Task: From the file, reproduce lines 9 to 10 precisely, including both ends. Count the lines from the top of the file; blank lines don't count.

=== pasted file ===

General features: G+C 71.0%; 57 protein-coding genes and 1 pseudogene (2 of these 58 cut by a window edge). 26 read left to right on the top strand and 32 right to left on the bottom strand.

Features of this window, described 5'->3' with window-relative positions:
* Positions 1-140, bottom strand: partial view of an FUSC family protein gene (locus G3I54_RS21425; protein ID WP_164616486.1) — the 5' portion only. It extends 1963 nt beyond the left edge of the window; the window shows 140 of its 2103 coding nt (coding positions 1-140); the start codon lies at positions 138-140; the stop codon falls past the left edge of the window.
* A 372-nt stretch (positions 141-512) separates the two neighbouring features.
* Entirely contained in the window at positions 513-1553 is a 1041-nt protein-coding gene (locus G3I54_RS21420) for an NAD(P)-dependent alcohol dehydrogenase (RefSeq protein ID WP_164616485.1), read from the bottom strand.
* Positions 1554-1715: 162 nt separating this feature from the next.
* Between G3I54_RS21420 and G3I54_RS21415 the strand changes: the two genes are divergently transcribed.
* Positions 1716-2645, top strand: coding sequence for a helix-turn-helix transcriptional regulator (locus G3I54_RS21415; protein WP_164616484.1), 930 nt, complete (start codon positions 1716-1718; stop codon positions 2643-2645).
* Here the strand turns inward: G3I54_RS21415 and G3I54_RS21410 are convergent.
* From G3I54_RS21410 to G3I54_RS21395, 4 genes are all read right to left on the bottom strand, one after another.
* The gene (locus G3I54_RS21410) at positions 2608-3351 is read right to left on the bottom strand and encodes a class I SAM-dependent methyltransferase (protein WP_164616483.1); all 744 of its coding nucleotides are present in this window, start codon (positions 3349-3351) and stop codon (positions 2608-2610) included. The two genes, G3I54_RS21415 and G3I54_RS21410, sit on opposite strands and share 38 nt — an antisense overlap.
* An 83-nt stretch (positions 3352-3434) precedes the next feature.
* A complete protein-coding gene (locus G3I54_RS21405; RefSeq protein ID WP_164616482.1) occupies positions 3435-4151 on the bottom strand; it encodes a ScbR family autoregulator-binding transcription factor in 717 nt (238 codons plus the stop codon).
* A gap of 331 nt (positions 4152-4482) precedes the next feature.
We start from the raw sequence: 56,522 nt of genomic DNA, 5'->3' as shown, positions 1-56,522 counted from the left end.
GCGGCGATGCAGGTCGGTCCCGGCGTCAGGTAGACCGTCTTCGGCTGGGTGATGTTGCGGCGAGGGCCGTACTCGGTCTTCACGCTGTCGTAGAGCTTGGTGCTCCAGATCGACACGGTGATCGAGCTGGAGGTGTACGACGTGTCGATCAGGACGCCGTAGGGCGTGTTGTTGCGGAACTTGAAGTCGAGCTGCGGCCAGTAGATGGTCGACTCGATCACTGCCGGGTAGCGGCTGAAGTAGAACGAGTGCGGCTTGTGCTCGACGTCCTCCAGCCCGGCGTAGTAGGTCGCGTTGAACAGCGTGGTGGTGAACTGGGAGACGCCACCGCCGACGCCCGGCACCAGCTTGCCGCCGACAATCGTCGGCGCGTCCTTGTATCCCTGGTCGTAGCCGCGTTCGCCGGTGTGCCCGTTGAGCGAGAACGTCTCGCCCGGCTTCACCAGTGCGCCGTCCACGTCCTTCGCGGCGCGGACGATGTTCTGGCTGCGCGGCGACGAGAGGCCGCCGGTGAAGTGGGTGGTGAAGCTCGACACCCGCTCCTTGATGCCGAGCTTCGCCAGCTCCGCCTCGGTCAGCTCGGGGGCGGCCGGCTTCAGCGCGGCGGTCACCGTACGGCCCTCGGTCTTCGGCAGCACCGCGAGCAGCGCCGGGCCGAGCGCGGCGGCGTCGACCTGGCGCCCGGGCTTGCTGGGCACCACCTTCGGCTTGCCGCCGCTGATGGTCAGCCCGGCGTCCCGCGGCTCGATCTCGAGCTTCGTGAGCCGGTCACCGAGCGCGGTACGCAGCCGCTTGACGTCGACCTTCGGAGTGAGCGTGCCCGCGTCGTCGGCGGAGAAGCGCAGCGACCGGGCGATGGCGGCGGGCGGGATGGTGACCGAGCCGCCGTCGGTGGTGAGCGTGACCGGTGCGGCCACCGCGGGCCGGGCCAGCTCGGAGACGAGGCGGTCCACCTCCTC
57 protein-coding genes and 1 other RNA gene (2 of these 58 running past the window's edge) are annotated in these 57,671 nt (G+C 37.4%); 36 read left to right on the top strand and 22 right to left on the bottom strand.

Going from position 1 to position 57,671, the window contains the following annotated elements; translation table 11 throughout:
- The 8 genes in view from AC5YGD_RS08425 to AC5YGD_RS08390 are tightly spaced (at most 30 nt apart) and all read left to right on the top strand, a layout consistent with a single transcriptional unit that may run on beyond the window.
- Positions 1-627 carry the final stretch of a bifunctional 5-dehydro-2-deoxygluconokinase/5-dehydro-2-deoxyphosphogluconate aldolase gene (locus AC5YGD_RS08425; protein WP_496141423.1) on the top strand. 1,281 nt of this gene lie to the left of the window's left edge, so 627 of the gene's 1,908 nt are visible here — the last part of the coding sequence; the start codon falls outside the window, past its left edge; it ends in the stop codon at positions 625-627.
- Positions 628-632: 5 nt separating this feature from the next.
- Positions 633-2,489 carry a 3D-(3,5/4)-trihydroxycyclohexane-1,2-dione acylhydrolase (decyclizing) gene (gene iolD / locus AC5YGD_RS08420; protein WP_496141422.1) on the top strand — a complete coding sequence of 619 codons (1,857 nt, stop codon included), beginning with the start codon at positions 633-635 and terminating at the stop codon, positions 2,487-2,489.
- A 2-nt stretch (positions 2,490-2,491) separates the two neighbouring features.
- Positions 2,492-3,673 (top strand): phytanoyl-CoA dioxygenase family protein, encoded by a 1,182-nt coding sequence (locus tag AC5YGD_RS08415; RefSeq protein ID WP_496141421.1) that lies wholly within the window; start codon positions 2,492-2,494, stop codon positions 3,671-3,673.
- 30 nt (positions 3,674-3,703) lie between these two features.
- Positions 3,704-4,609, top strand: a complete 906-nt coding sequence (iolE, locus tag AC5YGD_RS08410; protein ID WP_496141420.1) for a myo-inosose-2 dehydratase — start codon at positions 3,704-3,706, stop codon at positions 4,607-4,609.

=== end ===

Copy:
* Here the strand turns inward: G3I54_RS21415 and G3I54_RS21410 are convergent.
* From G3I54_RS21410 to G3I54_RS21395, 4 genes are all read right to left on the bottom strand, one after another.